La Canopée des Halles – Open for Business
AFTER FOURTEEN YEARS of planning and five years of construction work, La Canopée des Halles was officially opened on 5th April.
Designed by the architects Patrick Berger and Jacques Anziutti, La Canopée is a gigantic 7,000-ton steel structure shaped in vegetable-inspired curves covering nearly 2.5 hectares of Les Halles in the 1st arrondissement.
La Canopée stands on the site of the traditional central market of Paris dating from 1183. In the 1850s, Victor Baltard designed the famous glass and iron pavilions, Les Halles, which featured in Émile Zola’s novel Le Ventre de Paris, (The Belly of Paris), set in the busy market of the 19th century.
View of Les Halles from Saint-Eustache in 1870
In the 1970s, the Les Halles market closed and moved out to Rungis on the outskirts of the city. All of Baltard’s glass and iron pavilions were dismantled, save for two which survived and have since been re-erected, one in the Paris suburb of Nogent-sur-Marne and the other in Yokohama, Japan.
The Baltard Pavilion at Nogent-sur-Marne
The closure of Les Halles left a vacuum, a vacuum filled by an eminently forgettable spasm of 1970s urban renewal – a claustrophobic underground shopping mall and flimsy street-level pavilions.
Speaking at the Canopée opening ceremony, Anne Hidalgo, Mayor of Paris said, “We had to fix this broken place.”
La Canopée is part of a €1 billion project to ‘fix this broken place’; to re-integrate it into the urban environment and make it a more agreeable experience for everyone who uses it.
With a maximum span of 96 metres, La Canopée incorporates 15 translucent slats made of sheet glass, which provide natural ventilation and, at either end, glass awnings offer shelter to the street-level pedestrian walkways. La Canopée also captures solar energy from photovoltaic panels mounted on the north and south buildings as well as rainwater, which will be used to feed the fountains in the neighbouring, still to be constructed, gardens.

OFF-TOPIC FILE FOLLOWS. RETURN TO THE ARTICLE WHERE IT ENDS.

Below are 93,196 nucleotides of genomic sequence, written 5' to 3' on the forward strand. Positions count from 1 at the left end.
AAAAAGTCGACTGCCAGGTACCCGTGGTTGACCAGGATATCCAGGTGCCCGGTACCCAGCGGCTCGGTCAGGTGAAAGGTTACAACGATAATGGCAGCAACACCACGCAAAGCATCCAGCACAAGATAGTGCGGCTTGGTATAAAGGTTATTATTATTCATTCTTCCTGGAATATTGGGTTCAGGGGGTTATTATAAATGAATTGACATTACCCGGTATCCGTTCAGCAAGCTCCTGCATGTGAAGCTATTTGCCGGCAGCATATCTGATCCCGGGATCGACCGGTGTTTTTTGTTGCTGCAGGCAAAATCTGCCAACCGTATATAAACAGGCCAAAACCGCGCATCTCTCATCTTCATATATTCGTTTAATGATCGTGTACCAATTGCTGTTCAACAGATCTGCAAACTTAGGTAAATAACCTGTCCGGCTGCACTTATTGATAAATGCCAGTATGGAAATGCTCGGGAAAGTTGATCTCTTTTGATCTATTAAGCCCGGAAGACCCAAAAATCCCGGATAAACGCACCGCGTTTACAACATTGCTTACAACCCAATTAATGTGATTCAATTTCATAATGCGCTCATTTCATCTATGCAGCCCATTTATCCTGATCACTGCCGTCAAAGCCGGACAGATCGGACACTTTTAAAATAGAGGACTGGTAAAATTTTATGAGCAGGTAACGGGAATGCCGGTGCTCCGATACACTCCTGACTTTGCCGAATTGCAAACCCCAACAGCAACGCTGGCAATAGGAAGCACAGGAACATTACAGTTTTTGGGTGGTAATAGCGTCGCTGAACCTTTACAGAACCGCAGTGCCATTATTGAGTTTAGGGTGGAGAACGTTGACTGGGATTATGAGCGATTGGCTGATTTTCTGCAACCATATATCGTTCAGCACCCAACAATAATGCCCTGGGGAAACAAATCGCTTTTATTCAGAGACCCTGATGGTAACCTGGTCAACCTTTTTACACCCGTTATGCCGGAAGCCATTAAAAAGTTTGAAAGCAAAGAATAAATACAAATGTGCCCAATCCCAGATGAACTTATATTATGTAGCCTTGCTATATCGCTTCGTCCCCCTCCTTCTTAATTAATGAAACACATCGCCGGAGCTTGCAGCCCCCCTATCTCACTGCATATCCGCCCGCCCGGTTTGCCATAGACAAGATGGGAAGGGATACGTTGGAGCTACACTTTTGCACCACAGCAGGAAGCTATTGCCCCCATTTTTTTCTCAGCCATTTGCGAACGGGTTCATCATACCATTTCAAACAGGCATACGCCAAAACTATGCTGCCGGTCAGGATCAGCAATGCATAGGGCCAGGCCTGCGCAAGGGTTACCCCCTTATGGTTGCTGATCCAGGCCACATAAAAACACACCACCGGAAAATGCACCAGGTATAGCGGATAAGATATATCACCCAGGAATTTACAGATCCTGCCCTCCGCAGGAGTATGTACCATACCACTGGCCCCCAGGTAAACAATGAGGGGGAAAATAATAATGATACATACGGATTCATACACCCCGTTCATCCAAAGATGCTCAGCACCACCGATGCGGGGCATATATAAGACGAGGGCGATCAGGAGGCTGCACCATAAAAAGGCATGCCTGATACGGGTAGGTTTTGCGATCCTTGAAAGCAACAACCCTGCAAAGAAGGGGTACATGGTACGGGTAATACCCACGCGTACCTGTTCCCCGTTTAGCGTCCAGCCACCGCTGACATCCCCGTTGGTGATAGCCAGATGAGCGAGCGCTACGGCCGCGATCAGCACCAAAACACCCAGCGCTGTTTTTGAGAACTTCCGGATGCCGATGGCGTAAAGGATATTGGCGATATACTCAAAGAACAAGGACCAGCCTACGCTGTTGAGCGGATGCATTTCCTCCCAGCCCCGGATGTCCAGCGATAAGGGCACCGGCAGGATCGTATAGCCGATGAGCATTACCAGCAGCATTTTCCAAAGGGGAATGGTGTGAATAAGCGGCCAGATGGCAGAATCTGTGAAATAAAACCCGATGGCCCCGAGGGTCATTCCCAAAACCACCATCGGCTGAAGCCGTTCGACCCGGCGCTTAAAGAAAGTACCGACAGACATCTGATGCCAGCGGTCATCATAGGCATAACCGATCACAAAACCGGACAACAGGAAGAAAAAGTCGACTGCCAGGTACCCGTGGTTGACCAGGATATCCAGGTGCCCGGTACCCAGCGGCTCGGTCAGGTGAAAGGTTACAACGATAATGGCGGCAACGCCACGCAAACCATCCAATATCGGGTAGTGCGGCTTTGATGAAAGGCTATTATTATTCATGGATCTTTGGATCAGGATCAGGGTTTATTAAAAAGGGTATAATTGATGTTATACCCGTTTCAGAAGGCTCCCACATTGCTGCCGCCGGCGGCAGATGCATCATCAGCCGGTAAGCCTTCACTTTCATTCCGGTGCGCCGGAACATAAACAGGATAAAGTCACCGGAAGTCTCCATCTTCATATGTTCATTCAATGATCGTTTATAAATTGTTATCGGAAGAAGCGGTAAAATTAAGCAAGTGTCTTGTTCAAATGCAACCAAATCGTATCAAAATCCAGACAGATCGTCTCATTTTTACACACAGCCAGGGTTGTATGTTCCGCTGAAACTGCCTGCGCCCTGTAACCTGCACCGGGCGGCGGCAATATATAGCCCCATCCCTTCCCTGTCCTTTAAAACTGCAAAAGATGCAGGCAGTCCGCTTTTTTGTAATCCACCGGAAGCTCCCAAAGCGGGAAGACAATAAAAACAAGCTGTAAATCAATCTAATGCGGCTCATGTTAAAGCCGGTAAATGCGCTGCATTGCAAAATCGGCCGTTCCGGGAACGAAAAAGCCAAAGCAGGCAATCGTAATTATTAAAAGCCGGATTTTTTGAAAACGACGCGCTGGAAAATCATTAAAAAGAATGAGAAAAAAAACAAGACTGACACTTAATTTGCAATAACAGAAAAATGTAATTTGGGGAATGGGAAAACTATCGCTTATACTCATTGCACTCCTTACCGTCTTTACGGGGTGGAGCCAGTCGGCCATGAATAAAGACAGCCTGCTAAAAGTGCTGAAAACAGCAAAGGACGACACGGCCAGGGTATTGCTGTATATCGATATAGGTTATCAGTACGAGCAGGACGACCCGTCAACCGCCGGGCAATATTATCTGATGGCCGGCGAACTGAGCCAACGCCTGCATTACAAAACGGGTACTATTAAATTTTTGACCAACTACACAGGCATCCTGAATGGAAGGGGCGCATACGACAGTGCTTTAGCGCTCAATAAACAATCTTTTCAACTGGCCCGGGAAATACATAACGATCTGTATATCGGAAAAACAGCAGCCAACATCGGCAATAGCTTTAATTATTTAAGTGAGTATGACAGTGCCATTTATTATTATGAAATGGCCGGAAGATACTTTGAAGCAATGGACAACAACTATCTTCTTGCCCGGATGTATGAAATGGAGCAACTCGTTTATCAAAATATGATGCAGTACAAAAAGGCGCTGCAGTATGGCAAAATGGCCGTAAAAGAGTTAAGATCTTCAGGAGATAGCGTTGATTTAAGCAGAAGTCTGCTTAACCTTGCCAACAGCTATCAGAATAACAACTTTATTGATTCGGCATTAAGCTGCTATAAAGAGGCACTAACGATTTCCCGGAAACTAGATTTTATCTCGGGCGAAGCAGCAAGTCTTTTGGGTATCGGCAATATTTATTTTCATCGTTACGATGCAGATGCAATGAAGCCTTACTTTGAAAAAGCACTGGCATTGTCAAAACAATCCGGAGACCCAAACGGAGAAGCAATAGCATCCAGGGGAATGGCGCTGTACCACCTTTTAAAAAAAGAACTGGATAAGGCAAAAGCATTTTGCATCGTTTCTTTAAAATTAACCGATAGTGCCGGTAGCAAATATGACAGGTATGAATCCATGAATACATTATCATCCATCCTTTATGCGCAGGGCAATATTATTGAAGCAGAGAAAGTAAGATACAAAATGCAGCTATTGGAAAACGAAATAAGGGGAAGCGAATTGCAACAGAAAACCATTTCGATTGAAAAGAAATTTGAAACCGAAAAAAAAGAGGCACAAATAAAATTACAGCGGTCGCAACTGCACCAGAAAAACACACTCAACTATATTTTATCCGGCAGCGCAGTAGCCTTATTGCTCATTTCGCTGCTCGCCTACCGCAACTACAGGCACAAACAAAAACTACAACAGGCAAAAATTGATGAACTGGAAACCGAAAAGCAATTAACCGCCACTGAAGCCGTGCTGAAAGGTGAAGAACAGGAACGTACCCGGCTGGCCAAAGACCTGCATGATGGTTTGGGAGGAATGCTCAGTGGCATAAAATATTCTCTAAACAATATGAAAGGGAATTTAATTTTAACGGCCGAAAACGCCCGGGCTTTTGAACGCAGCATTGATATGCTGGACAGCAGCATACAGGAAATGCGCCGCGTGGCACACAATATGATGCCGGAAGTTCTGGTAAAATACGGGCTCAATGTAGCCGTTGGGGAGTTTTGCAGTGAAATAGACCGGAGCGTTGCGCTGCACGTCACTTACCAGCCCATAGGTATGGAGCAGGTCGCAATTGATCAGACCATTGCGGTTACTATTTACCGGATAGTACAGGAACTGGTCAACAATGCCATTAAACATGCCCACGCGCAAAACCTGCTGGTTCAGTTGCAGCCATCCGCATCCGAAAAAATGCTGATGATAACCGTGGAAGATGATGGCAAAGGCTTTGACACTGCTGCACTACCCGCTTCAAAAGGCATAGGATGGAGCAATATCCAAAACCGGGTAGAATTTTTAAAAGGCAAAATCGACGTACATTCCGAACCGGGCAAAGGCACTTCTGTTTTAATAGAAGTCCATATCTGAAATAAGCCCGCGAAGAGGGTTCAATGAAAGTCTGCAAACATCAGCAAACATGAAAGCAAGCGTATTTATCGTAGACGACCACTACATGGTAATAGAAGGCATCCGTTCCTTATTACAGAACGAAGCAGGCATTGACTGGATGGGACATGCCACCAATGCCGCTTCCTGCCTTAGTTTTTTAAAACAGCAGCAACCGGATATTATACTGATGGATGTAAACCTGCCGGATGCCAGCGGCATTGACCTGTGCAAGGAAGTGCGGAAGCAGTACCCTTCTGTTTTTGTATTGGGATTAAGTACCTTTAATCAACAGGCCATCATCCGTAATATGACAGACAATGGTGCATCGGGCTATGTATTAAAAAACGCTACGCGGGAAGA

Together, the north and south wings of the Canopée accommodate a number of spacious and diversified cultural facilities including a 2,600 square metre conservatory, offering instruction in music, drama and dance as well as concerts, master classes and lectures. There is a 1,050 square metre library, over 1,000 square metres of public workshop and studio space for amateurs and professionals of all hues, a hip-hop centre where young people can express themselves, as well as a swimming pool and a cinema.
And, of course, let’s not forget the more than 6,000 square metres of underground retail shopping.
Sounds under La Canopée des Halles:
Whether or not the Canopée des Halles becomes what the Mayor of Paris has called, ‘the new heart of Paris’, remains to be seen but for me at least it is certainly an improvement on the ‘broken place’ that preceded it.